If the pudding is boiled some hours the day before it is wanted it may be again put into the pot the following day + boiled as long as necessary.

 It should be kept in a cool place.

 

Interested in hearing more about Monticello holiday traditions? Visit monticello.org for information on holiday programming and events.

 

 

Heirloom Okra and True Virginia Gumbo

In Notes on the State of Virginia, begun in 1781, Thomas Jefferson recorded that the gardens of his native state “yield musk melons, water melons, tomatoes, okra, pomegranates, figs, and the esculent plants of Europe.” It wasn’t until 1809, however, that Jefferson began to plant okra on an annual basis at Monticello.

Jefferson experimented with this African native. He generally planted okra in late March or early April. In 1817, for instance, he noted its planting in Monticello’s Vegetable Garden on April 2 and its arrival at table on July 28, over sixteen weeks later. In 1813, Jefferson edged his “square,” or plot of tomatoes with okra – a rather unusual combination of plant textures.

 

 

 

 

 

 

 

 

 

 

When Southern Living’s “Grumpy Gardener” Steve Bender visited Monticello, he was delighted to see Cow’s Horn Okra, an heirloom variety with distinctive curved fruits, still growing in the Vegetable Garden today. Bender says okra is the “quintessential southern vegetable” and that Jefferson popularized many of today’s culinary southern staples.

okraA member of the mallow family, okra is both tasty and beautiful with large, handsome yellow flowers. The young fruiting pods were often combined with tomatoes for soups in Jefferson family recipes. Jefferson’s daughter, Martha, left a recipe for okra soup, in effect “gumbo,” marking the early Africanization of the cooking of Virginia gentry. Gumbo works as a compelling metaphor for Monticello’s garden:  a rich blend of American native vegetables grown by American Indians like lima beans and cymlins mixed with South and Central American discoveries adapted by both northern (potatoes) and southern (tomatoes) Europeans, and tied together by an African plant, okra.

The gumbo recipe below was attributed to Martha Randolph in her daughter Virginia Randolph Trist’s manuscript and edited for modern use by Damon Lee Fowler in Dining at Monticello. The recipe is derived from classic African “long-pot” cooking and served with rice as per West African tradition. For authenticity, try this soup with fresh okra, truly vine-ripened tomatoes, and an all-natural, grain-fed chicken weighing no more than three pounds.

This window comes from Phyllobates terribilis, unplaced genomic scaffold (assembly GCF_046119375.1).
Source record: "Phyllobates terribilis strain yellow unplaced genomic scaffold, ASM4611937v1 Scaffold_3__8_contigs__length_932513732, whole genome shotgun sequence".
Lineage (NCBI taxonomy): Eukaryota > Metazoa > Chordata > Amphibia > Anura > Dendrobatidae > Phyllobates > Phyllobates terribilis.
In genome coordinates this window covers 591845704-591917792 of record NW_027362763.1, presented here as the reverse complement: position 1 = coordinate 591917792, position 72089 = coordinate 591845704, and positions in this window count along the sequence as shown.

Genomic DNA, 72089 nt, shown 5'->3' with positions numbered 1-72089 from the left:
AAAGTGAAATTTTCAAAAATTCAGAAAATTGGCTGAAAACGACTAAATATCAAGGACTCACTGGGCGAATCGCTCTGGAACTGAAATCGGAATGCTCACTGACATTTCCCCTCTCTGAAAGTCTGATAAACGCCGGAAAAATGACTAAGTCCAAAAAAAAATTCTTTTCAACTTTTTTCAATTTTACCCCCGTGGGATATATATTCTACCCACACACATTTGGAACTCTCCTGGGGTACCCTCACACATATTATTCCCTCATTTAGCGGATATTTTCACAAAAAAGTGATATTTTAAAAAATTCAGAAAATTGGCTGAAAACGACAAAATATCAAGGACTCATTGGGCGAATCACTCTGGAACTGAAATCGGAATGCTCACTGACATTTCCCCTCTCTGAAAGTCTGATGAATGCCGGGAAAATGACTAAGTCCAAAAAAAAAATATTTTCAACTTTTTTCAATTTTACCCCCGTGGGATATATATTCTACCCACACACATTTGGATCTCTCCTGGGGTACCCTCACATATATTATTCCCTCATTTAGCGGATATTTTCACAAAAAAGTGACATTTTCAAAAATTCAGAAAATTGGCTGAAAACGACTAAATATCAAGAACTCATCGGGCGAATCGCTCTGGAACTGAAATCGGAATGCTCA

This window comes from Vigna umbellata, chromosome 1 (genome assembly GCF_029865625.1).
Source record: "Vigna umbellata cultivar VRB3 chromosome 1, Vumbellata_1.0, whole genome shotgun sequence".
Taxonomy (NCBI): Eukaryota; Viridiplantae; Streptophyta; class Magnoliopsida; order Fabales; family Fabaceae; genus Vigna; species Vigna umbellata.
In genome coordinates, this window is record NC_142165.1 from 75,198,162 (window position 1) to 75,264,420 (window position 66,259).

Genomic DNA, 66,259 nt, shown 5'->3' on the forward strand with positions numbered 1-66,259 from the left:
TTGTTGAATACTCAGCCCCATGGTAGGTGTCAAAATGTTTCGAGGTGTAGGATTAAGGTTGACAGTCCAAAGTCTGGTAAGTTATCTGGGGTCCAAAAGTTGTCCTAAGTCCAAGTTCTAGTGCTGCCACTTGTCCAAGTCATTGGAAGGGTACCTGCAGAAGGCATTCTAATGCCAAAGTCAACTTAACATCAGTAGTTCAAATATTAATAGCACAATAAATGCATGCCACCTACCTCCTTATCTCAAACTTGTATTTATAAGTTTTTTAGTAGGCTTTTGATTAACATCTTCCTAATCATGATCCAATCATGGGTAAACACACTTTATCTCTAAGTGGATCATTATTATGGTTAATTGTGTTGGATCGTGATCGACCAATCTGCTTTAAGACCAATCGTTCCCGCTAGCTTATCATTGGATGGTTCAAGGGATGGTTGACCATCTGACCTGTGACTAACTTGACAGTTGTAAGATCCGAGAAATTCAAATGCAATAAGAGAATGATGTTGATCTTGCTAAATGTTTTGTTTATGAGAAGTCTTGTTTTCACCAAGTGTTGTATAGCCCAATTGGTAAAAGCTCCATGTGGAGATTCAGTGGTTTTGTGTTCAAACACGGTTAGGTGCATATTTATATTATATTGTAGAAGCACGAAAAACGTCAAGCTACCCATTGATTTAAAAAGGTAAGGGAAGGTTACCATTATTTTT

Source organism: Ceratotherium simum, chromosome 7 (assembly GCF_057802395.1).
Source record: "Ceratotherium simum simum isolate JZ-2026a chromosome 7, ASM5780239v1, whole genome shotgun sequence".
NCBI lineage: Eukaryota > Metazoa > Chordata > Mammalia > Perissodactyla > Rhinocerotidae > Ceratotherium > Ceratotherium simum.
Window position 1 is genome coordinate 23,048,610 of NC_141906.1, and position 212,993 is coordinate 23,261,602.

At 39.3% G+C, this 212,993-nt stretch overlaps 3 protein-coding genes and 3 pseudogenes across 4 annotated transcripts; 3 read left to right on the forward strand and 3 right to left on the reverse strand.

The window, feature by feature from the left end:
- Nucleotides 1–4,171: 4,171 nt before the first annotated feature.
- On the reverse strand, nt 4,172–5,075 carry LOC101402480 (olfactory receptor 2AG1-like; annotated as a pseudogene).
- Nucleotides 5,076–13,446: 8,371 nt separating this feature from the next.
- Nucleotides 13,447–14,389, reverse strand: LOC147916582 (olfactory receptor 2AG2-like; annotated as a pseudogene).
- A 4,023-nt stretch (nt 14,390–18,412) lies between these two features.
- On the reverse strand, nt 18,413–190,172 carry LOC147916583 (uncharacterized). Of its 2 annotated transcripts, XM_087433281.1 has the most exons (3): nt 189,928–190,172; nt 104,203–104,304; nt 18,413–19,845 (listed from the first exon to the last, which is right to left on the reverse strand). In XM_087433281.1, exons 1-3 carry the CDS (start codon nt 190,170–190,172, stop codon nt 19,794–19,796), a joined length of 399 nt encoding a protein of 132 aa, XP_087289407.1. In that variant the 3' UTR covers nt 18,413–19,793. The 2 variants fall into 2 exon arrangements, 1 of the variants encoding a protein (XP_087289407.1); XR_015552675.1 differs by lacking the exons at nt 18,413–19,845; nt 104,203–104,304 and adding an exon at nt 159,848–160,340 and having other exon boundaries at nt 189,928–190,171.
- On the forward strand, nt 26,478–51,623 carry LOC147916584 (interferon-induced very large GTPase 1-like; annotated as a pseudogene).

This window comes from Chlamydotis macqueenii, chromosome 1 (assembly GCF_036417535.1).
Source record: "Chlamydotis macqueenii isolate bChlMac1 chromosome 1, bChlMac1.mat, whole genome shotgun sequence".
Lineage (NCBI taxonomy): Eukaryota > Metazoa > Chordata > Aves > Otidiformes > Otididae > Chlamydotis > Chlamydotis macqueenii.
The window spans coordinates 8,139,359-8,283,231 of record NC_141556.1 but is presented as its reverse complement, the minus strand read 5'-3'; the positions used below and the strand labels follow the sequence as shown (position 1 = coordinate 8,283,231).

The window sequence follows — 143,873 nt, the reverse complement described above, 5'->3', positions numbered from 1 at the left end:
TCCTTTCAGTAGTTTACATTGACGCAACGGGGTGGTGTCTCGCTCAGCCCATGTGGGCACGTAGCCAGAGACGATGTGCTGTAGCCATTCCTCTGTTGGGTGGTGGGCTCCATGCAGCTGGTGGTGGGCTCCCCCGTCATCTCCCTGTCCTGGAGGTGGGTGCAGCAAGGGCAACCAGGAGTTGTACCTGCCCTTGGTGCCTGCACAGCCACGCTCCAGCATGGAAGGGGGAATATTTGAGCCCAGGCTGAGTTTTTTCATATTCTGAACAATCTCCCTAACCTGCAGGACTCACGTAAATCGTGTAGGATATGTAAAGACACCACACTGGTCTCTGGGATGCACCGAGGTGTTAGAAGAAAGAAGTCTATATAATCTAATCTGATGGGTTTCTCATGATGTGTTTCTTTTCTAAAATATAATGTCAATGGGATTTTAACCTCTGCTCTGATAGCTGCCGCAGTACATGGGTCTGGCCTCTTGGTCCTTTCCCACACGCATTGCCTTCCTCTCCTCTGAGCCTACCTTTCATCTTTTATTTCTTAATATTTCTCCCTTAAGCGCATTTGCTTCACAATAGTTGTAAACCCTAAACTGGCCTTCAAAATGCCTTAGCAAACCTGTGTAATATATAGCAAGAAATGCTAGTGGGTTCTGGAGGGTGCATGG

Okra Soup

Serves 18 

4 quarts water

1 pound young okra (each 2 to 3 inches long), trimmed and slice

1 large white onion, peeled and finely chopped

2 cups fresh lima beans, or 1 package (10 ounces) frozen lima beans, thawed

  salt

  whole black pepper in a pepper mill

1 chicken (3 ½ pounds), cut up as for frying, setting aside the back and neck for another use

4 ounces salt pork, sliced about ¼ inch think and blanched

2 large sprigs each fresh parsley and thyme, tied together in a bundle with kitchen twine

1 pound (about 3 medium) pattypan or yellow summer squash, trimmed and diced

5 medium tomatoes, blanced, peeled, cored, and diced (about 2 cups)

2 tablespoons unsalted butter

1 rounded tablespoon unbleached all-purpose flour

3 cups cooked white rice

  1. Bring the water to a simmer in a large saucepan or Dutch oven. Stir in the okra and onion and return to a simmer. Reduce the heat as low as possible and cook at a bare simmer for 1 hour. Add the lima beans and simmer for another 30 minutes, or until the beans are just tender.
  2. Season liberally with salt and a few grindings of pepper and add the chicken, salt pork, herb bundle, and squash. Raise the heat briefly to return to a simmer, lower it once more, and cook at a bare simmer until the chicken is fully cooked, about 1 hour. Add the tomatoes and continue simmering for another hour. Remove from the heat and discard the salt pork and herb bundle. The soup can be made ahead and cooled, covered, and refrigerated. When chilled (about 6 hours or overnight), remove and discard any fat that surfaces. Otherwise, let it cool until all the fat settles to the top, and skim it off.
  3. When ready to serve the soup, return it to a simmer over medium heat, Knead together the butter and flour in a small bowl and stir it into the soup, simmering until lightly thickened, about 4 minutes. Serve it in warmed bowls with a whole piece of chicken in each bowl and about ¼ cup of white rice spooned into the center of each serving.